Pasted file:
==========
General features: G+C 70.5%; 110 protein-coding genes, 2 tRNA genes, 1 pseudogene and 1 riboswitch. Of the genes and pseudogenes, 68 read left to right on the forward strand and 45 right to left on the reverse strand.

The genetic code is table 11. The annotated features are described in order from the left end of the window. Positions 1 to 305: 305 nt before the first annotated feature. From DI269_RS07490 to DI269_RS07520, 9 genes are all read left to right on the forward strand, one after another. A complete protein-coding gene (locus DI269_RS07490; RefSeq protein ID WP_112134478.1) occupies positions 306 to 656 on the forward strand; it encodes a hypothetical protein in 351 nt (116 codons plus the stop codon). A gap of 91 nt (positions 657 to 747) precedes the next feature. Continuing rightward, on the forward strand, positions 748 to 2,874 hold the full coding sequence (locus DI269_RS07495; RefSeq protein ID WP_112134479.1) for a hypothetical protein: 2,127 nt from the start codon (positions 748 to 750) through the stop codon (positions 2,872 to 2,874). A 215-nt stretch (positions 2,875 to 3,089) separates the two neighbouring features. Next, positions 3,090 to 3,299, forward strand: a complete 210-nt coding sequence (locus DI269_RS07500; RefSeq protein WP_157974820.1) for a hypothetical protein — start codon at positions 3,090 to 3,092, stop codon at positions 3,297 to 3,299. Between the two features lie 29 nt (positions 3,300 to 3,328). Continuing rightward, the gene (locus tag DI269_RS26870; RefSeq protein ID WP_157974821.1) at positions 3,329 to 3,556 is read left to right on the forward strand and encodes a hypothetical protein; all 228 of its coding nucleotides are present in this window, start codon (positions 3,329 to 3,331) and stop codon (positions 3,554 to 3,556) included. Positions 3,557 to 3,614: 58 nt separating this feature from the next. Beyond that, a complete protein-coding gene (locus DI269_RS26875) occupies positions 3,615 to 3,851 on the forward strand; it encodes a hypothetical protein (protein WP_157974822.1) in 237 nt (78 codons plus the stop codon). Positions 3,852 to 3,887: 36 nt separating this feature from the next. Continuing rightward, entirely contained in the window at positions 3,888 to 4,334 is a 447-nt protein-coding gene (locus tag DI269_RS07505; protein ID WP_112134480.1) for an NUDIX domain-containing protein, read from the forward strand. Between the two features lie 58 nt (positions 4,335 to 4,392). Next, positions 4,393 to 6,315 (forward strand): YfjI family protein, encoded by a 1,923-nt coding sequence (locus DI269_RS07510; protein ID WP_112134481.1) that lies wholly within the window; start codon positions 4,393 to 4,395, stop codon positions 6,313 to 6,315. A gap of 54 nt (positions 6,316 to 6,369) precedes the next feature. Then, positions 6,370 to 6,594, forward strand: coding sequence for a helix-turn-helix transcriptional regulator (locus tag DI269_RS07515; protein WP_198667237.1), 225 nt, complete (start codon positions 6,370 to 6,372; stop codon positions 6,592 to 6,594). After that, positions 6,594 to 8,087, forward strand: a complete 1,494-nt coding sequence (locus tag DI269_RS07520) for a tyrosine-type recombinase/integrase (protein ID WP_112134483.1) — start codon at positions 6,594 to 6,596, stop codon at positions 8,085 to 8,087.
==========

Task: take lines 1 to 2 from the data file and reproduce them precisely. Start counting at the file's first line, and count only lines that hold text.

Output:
General features: G+C 70.5%; 110 protein-coding genes, 2 tRNA genes, 1 pseudogene and 1 riboswitch. Of the genes and pseudogenes, 68 read left to right on the forward strand and 45 right to left on the reverse strand.

The genetic code is table 11. The annotated features are described in order from the left end of the window. Positions 1 to 305: 305 nt before the first annotated feature. From DI269_RS07490 to DI269_RS07520, 9 genes are all read left to right on the forward strand, one after another. A complete protein-coding gene (locus DI269_RS07490; RefSeq protein ID WP_112134478.1) occupies positions 306 to 656 on the forward strand; it encodes a hypothetical protein in 351 nt (116 codons plus the stop codon). A gap of 91 nt (positions 657 to 747) precedes the next feature. Continuing rightward, on the forward strand, positions 748 to 2,874 hold the full coding sequence (locus DI269_RS07495; RefSeq protein ID WP_112134479.1) for a hypothetical protein: 2,127 nt from the start codon (positions 748 to 750) through the stop codon (positions 2,872 to 2,874). A 215-nt stretch (positions 2,875 to 3,089) separates the two neighbouring features. Next, positions 3,090 to 3,299, forward strand: a complete 210-nt coding sequence (locus DI269_RS07500; RefSeq protein WP_157974820.1) for a hypothetical protein — start codon at positions 3,090 to 3,092, stop codon at positions 3,297 to 3,299. Between the two features lie 29 nt (positions 3,300 to 3,328). Continuing rightward, the gene (locus tag DI269_RS26870; RefSeq protein ID WP_157974821.1) at positions 3,329 to 3,556 is read left to right on the forward strand and encodes a hypothetical protein; all 228 of its coding nucleotides are present in this window, start codon (positions 3,329 to 3,331) and stop codon (positions 3,554 to 3,556) included. Positions 3,557 to 3,614: 58 nt separating this feature from the next. Beyond that, a complete protein-coding gene (locus DI269_RS26875) occupies positions 3,615 to 3,851 on the forward strand; it encodes a hypothetical protein (protein WP_157974822.1) in 237 nt (78 codons plus the stop codon). Positions 3,852 to 3,887: 36 nt separating this feature from the next. Continuing rightward, entirely contained in the window at positions 3,888 to 4,334 is a 447-nt protein-coding gene (locus tag DI269_RS07505; protein ID WP_112134480.1) for an NUDIX domain-containing protein, read from the forward strand. Between the two features lie 58 nt (positions 4,335 to 4,392). Next, positions 4,393 to 6,315 (forward strand): YfjI family protein, encoded by a 1,923-nt coding sequence (locus DI269_RS07510; protein ID WP_112134481.1) that lies wholly within the window; start codon positions 4,393 to 4,395, stop codon positions 6,313 to 6,315. A gap of 54 nt (positions 6,316 to 6,369) precedes the next feature. Then, positions 6,370 to 6,594, forward strand: coding sequence for a helix-turn-helix transcriptional regulator (locus tag DI269_RS07515; protein WP_198667237.1), 225 nt, complete (start codon positions 6,370 to 6,372; stop codon positions 6,592 to 6,594). After that, positions 6,594 to 8,087, forward strand: a complete 1,494-nt coding sequence (locus tag DI269_RS07520) for a tyrosine-type recombinase/integrase (protein ID WP_112134483.1) — start codon at positions 6,594 to 6,596, stop codon at positions 8,085 to 8,087.